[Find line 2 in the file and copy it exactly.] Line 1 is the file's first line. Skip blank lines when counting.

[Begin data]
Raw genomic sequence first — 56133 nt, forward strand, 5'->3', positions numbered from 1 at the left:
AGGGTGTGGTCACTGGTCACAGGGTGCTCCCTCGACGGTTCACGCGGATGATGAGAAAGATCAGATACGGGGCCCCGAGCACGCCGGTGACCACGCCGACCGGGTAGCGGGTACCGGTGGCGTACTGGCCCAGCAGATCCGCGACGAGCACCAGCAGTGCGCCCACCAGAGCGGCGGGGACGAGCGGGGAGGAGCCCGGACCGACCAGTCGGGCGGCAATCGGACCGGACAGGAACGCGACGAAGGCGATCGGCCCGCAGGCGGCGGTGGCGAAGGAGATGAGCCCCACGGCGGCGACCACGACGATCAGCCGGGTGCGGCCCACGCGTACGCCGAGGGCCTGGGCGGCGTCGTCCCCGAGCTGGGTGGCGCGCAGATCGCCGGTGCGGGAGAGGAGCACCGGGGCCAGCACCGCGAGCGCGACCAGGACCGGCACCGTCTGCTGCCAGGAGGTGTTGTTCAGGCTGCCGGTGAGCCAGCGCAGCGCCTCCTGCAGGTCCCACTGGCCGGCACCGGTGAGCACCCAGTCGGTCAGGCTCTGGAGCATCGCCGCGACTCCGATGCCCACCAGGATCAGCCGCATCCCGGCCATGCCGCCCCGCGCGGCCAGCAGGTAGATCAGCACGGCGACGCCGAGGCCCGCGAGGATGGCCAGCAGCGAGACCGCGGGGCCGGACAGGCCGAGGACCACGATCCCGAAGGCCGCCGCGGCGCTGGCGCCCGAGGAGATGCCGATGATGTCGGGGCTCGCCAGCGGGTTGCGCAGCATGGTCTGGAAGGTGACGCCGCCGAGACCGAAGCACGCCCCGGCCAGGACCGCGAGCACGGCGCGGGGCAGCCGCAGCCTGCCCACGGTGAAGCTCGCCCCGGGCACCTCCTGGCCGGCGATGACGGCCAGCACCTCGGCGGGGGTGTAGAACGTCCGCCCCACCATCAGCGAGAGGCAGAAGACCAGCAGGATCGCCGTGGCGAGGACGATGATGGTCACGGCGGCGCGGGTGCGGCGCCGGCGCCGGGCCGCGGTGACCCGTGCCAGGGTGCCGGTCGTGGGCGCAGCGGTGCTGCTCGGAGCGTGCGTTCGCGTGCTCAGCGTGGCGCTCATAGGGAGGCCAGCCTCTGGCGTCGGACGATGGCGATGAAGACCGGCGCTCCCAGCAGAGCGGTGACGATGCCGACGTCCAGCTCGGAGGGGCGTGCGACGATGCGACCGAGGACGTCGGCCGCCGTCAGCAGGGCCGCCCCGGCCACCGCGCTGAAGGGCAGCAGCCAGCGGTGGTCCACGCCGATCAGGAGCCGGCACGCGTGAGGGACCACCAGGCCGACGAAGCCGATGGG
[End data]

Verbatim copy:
AGGGTGTGGTCACTGGTCACAGGGTGCTCCCTCGACGGTTCACGCGGATGATGAGAAAGATCAGATACGGGGCCCCGAGCACGCCGGTGACCACGCCGACCGGGTAGCGGGTACCGGTGGCGTACTGGCCCAGCAGATCCGCGACGAGCACCAGCAGTGCGCCCACCAGAGCGGCGGGGACGAGCGGGGAGGAGCCCGGACCGACCAGTCGGGCGGCAATCGGACCGGACAGGAACGCGACGAAGGCGATCGGCCCGCAGGCGGCGGTGGCGAAGGAGATGAGCCCCACGGCGGCGACCACGACGATCAGCCGGGTGCGGCCCACGCGTACGCCGAGGGCCTGGGCGGCGTCGTCCCCGAGCTGGGTGGCGCGCAGATCGCCGGTGCGGGAGAGGAGCACCGGGGCCAGCACCGCGAGCGCGACCAGGACCGGCACCGTCTGCTGCCAGGAGGTGTTGTTCAGGCTGCCGGTGAGCCAGCGCAGCGCCTCCTGCAGGTCCCACTGGCCGGCACCGGTGAGCACCCAGTCGGTCAGGCTCTGGAGCATCGCCGCGACTCCGATGCCCACCAGGATCAGCCGCATCCCGGCCATGCCGCCCCGCGCGGCCAGCAGGTAGATCAGCACGGCGACGCCGAGGCCCGCGAGGATGGCCAGCAGCGAGACCGCGGGGCCGGACAGGCCGAGGACCACGATCCCGAAGGCCGCCGCGGCGCTGGCGCCCGAGGAGATGCCGATGATGTCGGGGCTCGCCAGCGGGTTGCGCAGCATGGTCTGGAAGGTGACGCCGCCGAGACCGAAGCACGCCCCGGCCAGGACCGCGAGCACGGCGCGGGGCAGCCGCAGCCTGCCCACGGTGAAGCTCGCCCCGGGCACCTCCTGGCCGGCGATGACGGCCAGCACCTCGGCGGGGGTGTAGAACGTCCGCCCCACCATCAGCGAGAGGCAGAAGACCAGCAGGATCGCCGTGGCGAGGACGATGATGGTCACGGCGGCGCGGGTGCGGCGCCGGCGCCGGGCCGCGGTGACCCGTGCCAGGGTGCCGGTCGTGGGCGCAGCGGTGCTGCTCGGAGCGTGCGTTCGCGTGCTCAGCGTGGCGCTCATAGGGAGGCCAGCCTCTGGCGTCGGACGATGGCGATGAAGACCGGCGCTCCCAGCAGAGCGGTGACGATGCCGACGTCCAGCTCGGAGGGGCGTGCGACGATGCGACCGAGGACGTCGGCCGCCGTCAGCAGGGCCGCCCCGGCCACCGCGCTGAAGGGCAGCAGCCAGCGGTGGTCCACGCCGATCAGGAGCCGGCACGCGTGAGGGACCACCAGGCCGACGAAGCCGATGGG